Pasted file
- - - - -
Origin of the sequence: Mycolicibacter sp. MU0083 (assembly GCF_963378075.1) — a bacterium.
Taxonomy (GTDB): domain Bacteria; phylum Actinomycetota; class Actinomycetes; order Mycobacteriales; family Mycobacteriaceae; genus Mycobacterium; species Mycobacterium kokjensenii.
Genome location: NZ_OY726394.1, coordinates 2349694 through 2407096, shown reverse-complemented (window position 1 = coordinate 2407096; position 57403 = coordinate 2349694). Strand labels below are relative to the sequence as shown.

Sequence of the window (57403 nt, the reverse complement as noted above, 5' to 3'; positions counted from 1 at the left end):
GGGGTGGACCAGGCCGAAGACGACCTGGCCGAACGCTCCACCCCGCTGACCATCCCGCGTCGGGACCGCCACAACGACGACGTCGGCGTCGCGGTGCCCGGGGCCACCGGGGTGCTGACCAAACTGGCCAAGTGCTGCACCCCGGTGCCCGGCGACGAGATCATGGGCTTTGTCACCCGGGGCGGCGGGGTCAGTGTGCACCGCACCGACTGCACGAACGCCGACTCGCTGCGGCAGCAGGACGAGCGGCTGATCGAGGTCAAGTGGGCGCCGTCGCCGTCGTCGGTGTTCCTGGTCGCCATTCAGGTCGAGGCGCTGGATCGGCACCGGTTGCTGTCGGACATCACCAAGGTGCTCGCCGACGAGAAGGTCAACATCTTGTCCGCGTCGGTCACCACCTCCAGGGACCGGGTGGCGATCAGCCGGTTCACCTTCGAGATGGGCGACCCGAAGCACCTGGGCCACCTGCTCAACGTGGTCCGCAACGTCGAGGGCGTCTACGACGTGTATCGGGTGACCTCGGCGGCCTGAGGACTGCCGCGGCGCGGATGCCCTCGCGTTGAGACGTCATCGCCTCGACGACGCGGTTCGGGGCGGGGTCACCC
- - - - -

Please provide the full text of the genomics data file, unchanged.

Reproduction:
Origin of the sequence: Mycolicibacter sp. MU0083 (assembly GCF_963378075.1) — a bacterium.
Taxonomy (GTDB): domain Bacteria; phylum Actinomycetota; class Actinomycetes; order Mycobacteriales; family Mycobacteriaceae; genus Mycobacterium; species Mycobacterium kokjensenii.
Genome location: NZ_OY726394.1, coordinates 2349694 through 2407096, shown reverse-complemented (window position 1 = coordinate 2407096; position 57403 = coordinate 2349694). Strand labels below are relative to the sequence as shown.

Sequence of the window (57403 nt, the reverse complement as noted above, 5' to 3'; positions counted from 1 at the left end):
GGGGTGGACCAGGCCGAAGACGACCTGGCCGAACGCTCCACCCCGCTGACCATCCCGCGTCGGGACCGCCACAACGACGACGTCGGCGTCGCGGTGCCCGGGGCCACCGGGGTGCTGACCAAACTGGCCAAGTGCTGCACCCCGGTGCCCGGCGACGAGATCATGGGCTTTGTCACCCGGGGCGGCGGGGTCAGTGTGCACCGCACCGACTGCACGAACGCCGACTCGCTGCGGCAGCAGGACGAGCGGCTGATCGAGGTCAAGTGGGCGCCGTCGCCGTCGTCGGTGTTCCTGGTCGCCATTCAGGTCGAGGCGCTGGATCGGCACCGGTTGCTGTCGGACATCACCAAGGTGCTCGCCGACGAGAAGGTCAACATCTTGTCCGCGTCGGTCACCACCTCCAGGGACCGGGTGGCGATCAGCCGGTTCACCTTCGAGATGGGCGACCCGAAGCACCTGGGCCACCTGCTCAACGTGGTCCGCAACGTCGAGGGCGTCTACGACGTGTATCGGGTGACCTCGGCGGCCTGAGGACTGCCGCGGCGCGGATGCCCTCGCGTTGAGACGTCATCGCCTCGACGACGCGGTTCGGGGCGGGGTCACCC